CJ Maughan

Chocolate Milk By CJ Maughan

Chocolate Milk

Originally published on The Zine Who Rejected Me!

Sam wipes at his nose and pulls away blood. “Mommy!” he cries. “It’s bleeding again.”

I hear him from downstairs, in the unfinished basement, where I’m fighting the good fight, the never ending fight to conquer the loose ends of storage.
“Mommy?” he calls again.

“Sam, I’m coming,” I say, side stepping over the tattered Christmas tree box.

In the kitchen, Sam has set up a triage. The medical supply cupboard has been ransacked and raped; its contents spilled all over the kitchen table.

“Sam, all you need are tissues and a cold compress. What is all this for?” I ask him while tipping his head back and forcing him to rest it against the back of the chair he’s sitting in.

“Dwad said ywour not supwost to sit wike this,” he tries to say. Clotted blood running down the back of his throat, muffling his words. “Dwad says you cwould suffocate.”

“Yes, but I’m here,” I say stroking his baby blonde hair. “Mommy’s here. I won’t let you choke.”

“Mwom,” Sam protests. “I’m too owld to call you that.”

I wrinkle my nose at him. “You’re hardly old enough to stop calling me Mommy if you don’t want to.”

“Jenny and Emwery say I’m too old.”

“Your sisters don’t know what they’re talking about.”

Sam giggles. He leans forward. “It stopped!” he says happily, holding up his clean tissue for inspection. He sniffs heavily, appreciating the ability to breathe freely again.

“Careful, buddy. You don’t want it to start up again.”

He nods. “Can I have some chocolate milk? I think it will make me feel better,” he says, trying to weasel his way into special treats.

“Sure thing,” I say. He might think he’s too old to call me Mommy, but he’s not too old to still want to drink chocolate milk at every opportunity. I open the fridge and shake the bottle. It’s almost empty. “Looks like we’re gonna have to get some more today, buddy.”

“If I go to the grocery store with you, can I get a treat?” he asks, preemptively already trying to wear me down.

“We’ll see,” I say. “Hey, hand me your cup I’ll put your medicine in it.”

Later that afternoon after a rushed trip to the grocery store for more milk, a supersonic stop at the dry cleaners and a lightning fast pit stop at the drugstore to pick up the refill on Sam’s medication, we get McDonalds for lunch and we eat it in the car, seatbelts still tucked in and only a turn from the drive-thru exit. Sam hands me his toy from his meal, reaching to the front, telling me I can have it because he doesn’t want it.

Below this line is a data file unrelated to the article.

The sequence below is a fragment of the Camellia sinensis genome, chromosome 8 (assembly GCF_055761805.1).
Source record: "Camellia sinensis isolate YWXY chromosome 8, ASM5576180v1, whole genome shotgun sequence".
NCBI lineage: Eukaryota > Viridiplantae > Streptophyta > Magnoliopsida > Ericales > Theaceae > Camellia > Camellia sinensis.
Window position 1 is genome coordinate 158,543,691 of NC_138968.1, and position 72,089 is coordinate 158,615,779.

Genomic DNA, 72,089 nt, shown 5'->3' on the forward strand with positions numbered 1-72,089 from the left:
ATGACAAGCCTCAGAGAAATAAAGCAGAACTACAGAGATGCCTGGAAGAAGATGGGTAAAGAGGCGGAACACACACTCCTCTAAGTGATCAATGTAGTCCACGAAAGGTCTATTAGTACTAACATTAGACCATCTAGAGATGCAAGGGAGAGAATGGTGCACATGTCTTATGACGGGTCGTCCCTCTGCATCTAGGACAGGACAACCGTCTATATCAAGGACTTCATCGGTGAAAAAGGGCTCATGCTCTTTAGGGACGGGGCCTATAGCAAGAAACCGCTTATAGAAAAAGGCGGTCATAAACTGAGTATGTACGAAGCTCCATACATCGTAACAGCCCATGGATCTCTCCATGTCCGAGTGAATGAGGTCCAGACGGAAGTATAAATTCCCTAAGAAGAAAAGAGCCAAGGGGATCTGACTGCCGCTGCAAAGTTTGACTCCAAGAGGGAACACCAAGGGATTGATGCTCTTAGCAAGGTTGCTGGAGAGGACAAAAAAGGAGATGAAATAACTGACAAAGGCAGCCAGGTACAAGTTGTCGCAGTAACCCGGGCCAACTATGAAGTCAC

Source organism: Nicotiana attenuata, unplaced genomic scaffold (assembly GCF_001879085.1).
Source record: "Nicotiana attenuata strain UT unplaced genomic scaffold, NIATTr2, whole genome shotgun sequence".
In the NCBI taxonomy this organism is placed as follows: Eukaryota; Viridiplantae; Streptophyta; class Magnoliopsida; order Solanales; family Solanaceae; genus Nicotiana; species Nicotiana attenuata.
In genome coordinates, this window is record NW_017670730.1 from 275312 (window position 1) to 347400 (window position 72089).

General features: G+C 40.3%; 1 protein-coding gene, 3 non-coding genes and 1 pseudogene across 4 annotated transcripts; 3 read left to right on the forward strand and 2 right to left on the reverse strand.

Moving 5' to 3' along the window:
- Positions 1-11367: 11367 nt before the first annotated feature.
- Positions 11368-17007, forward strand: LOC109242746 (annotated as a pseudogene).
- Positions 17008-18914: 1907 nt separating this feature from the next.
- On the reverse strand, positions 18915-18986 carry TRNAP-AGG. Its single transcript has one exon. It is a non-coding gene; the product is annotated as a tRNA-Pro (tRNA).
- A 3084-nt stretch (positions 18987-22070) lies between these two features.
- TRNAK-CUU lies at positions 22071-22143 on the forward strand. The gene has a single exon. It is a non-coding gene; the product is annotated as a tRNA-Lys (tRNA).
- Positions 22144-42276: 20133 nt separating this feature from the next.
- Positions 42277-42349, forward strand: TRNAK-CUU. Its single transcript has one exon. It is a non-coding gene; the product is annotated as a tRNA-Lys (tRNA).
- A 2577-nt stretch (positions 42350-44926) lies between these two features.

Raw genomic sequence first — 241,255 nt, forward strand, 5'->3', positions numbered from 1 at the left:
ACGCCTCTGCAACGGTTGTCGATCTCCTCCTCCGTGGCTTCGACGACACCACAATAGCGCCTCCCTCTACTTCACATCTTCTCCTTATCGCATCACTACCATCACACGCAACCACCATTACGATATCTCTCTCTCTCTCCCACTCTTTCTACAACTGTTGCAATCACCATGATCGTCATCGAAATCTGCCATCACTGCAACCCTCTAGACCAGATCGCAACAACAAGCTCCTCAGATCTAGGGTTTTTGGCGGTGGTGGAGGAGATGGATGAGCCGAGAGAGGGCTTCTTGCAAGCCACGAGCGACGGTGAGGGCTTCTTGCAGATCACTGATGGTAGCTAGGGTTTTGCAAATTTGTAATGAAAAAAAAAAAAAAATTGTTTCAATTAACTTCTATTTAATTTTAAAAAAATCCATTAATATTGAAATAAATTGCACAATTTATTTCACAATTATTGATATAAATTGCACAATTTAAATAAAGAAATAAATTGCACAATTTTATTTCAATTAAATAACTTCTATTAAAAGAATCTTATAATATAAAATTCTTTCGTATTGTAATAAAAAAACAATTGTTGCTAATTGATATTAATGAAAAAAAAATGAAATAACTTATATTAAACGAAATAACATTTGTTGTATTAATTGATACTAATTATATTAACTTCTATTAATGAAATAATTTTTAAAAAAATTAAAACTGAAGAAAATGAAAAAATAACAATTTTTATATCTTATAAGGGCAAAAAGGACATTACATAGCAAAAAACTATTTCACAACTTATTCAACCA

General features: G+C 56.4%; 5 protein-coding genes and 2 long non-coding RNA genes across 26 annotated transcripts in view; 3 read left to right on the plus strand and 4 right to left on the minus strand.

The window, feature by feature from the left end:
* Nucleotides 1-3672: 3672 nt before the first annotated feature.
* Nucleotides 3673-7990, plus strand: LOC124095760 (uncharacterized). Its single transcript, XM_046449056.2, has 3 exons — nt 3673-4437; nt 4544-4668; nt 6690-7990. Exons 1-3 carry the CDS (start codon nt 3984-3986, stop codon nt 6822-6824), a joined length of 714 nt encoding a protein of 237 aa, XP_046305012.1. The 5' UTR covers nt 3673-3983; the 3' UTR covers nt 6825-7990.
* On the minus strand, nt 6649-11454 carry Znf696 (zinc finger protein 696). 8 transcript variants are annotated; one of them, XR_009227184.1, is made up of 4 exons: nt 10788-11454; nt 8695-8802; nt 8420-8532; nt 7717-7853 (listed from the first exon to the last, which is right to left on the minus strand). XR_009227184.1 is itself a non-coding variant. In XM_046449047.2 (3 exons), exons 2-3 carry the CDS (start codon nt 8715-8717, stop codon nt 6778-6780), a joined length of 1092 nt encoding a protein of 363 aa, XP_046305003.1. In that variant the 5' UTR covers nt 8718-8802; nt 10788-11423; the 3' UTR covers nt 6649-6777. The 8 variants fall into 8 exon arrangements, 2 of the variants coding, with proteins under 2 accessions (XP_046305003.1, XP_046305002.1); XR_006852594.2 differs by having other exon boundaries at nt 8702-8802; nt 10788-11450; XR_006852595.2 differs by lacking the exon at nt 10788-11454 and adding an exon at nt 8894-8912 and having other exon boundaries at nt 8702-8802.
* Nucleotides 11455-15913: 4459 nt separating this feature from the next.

“You’re welcome. Come again,” he says giggling at his own joke.

I watch him in the rearview mirror, stuffing his face with fistfuls of French fries and looking out his window. His dimpled hands are still babyish. I want to keep him this way forever. He kicks his feet freely and feels the Grand Canyon underneath him.

I turn my wrist and check the time on my watch. “Oh, hey, buddy,” I say, putting down my hamburger. “It’s time to take your medicine again. Hand me your drink. I’ll mix it in there.”

“Will it taste bad?” he asks, one sticky hand reaching towards the front of the car.

“Does it ever?” I ask while reaching around and grabbing his chocolate milk carton, the one that came with his meal.

Sam shakes his head. “Nope! Medicine. Time for medicine. Medicine!” he sings dunking his fries in ketchup.

I take the medicine bottle from my pocket and think about the dosage. Two drops. I swirl it around to mix it in. That should be enough for now. More at dinner perhaps. I hand it back to him.

He happily slurps away.

“Remember to drink all of it,” I say.

“Don’t worry, I love chocolate milk!” he says, wiping away the faint trace of a milk moustache on his upper lip with the back of his hand. “Thanks Mommy. You’re the best Mommy.”

I smile in the rearview mirror and watch him. He’s so happy. He makes his chicken nugget into a spaceship. Crash landing it on the window, bouncing it off his head and dancing it along the top of his car seat.

“It’s time for bed, Mr. Chicken Nugget Spaceman,” he says. It lands with a woosh sound and Sam tries to tuck it in underneath a blanket of fries. “No!” the nugget says. Fries explode into the air. “I’m too old for tuck-ins! I’m a big boy!

The pit of my stomach drops.

“No, no, no!” he makes the nugget say. “But you have to. Let Mommy tuck you in. Don’t you want Mommy to tuck you in?”

I close my eyes trying to calm my breathing and push away the bad thoughts. I try not to think about how he wouldn’t let me tuck him in a few weeks ago. How he wanted to do it himself. How he said that he was a big boy and could put himself to bed.

“Jenny and Emery don’t do tuck-ins,” he said. “I don’t want one either.” I knew I was losing him then. I knew I had to do something before the others got to him.

“Noooooo!” the nugget protests. “Let Mommy tuck you in!” Sam’s mother voice says. “No! I hate you!”

My fists clench involuntarily. I know he picked up that phrase from his older sisters. I’ve never heard him say it out loud before. Not yet at least.

Sam mutters consoling words to his food in a manner that seems all too familiar considering the situation he is reenacting. Suddenly, he stops. “Mommy,” he says slumping down in his seat, tucking his hands against his stomach. “I don’t feel so good.” The blanket of fries drift to the floor. Salt is rimmed around his lips. “My tummy hurts. My head feels like its swimming.”

“You probably ate your food too fast,” I say. “Remember how we talked about taking little bites?” I turn around in the car and touch his knees as if that might help.